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    • Instant knowledge: A case for steam

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    What is steam?

    A better understanding of the properties of steam may be achieved by understanding the general molecular and atomic structure of matter, and applying this knowledge to ice, water and steam.

    The specific combination of these atomic elements provides compound substances. One compound is represented by the chemical formula H2O, having molecules made up of two atoms of hydrogen and one atom of oxygen.

    The reason water is so plentiful on the earth is because hydrogen and oxygen are among the most abundant elements in the universe. Carbon is another element of significant abundance, and is a key component in all organic matter.

    Most mineral substances can exist in the three physical states (solid, liquid and vapor) which are referred to as phases. In the case of H2O, the term ice, water and steam are used to denote the three phases respectively.

    The molecular structure of ice, water and steam is still not fully understood, but it is convenient to consider the molecules as bonded together by electrical charges (referred to as the hydrogen bond). The degree of excitation of the molecules determines the physical state (or phase) of the substance.

    Triple point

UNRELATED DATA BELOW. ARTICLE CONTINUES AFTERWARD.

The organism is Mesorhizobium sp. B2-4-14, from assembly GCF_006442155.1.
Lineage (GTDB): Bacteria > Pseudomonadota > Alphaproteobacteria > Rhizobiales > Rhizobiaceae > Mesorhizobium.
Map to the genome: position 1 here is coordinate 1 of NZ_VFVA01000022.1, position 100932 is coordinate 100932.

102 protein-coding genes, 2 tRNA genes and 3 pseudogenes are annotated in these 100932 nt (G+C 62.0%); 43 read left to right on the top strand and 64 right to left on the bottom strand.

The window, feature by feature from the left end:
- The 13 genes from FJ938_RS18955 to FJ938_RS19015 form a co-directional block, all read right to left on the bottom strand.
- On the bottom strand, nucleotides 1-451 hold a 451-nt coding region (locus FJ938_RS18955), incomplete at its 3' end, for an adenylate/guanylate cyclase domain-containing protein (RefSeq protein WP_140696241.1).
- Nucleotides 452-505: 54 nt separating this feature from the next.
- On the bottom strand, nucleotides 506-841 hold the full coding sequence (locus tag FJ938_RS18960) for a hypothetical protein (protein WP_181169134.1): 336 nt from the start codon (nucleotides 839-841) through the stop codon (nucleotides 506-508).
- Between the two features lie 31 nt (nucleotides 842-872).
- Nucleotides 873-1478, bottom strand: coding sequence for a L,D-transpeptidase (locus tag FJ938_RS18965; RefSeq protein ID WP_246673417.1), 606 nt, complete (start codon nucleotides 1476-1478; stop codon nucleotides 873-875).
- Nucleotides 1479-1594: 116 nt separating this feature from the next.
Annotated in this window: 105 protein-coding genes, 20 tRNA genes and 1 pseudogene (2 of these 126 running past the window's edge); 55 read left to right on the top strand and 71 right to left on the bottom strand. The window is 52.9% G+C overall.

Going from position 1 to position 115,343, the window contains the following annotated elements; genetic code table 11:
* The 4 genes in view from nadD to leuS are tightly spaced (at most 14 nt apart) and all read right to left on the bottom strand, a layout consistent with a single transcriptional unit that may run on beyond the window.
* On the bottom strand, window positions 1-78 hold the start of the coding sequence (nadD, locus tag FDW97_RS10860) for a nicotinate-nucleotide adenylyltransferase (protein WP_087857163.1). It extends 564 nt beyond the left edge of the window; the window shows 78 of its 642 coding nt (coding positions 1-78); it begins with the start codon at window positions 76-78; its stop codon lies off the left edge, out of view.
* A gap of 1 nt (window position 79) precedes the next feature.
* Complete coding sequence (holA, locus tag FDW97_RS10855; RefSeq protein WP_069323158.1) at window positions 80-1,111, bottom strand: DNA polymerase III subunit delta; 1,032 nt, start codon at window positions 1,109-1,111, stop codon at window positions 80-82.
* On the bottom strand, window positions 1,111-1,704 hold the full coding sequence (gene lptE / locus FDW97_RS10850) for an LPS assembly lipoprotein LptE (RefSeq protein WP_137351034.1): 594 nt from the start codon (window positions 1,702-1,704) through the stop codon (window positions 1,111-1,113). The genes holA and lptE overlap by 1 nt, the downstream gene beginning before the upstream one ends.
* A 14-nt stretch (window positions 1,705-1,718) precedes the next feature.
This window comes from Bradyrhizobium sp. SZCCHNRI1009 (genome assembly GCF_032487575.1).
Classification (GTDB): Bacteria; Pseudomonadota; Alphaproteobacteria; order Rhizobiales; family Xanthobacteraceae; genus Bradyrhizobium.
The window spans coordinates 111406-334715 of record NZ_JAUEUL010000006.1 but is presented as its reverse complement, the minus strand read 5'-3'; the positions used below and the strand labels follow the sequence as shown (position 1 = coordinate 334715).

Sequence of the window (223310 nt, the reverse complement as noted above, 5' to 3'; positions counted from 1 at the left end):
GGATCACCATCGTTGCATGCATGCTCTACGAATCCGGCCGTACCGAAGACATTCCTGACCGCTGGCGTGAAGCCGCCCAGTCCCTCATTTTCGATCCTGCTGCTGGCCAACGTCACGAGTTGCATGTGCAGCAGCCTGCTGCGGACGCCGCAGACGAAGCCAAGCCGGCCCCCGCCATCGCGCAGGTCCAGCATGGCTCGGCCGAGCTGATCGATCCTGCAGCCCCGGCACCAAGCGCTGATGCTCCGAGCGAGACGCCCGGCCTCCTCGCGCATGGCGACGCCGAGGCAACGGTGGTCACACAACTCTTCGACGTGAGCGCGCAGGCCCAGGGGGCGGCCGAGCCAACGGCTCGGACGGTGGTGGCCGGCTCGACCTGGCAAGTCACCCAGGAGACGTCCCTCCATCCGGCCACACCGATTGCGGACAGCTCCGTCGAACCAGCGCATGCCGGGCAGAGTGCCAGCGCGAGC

All the three phases of a particular substance can only coexist in equilibrium at a certain temperature and pressure, and this is known as its triple point.

    The triple point of H2O, where the three phases of ice, water and steam are in equilibrium, occurs at a temperature of 32 F and an absolute pressure of 0.088 psi. This pressure is very close to a perfect vacuum. If the pressure is reduced further at this temperature, the ice, instead of melting, sublimates directly into steam.


    In ice, the molecules are locked together in an orderly lattice type structure and can only vibrate. In the solid phase, the movement of molecules in the lattice is a vibration about a mean bonded position where the molecules are less than one molecular diameter apart.

    The continued addition of heat causes the vibration to increase to such an extent that some molecules will eventually break away from their neighbors, and the solid starts to melt to liquid state. At atmospheric pressure, melting occurs at 32 F. Changes in pressure have very little effects on the melting temperature, and for most practical purposes, 32 F can be taken as the melting point. However, it has been shown that the melting point of ice falls by 0.01 F for each additional atmosphere of pressure. For example, a pressure of 200 psig would be needed to reduce the melting temperature by 0.18 F.


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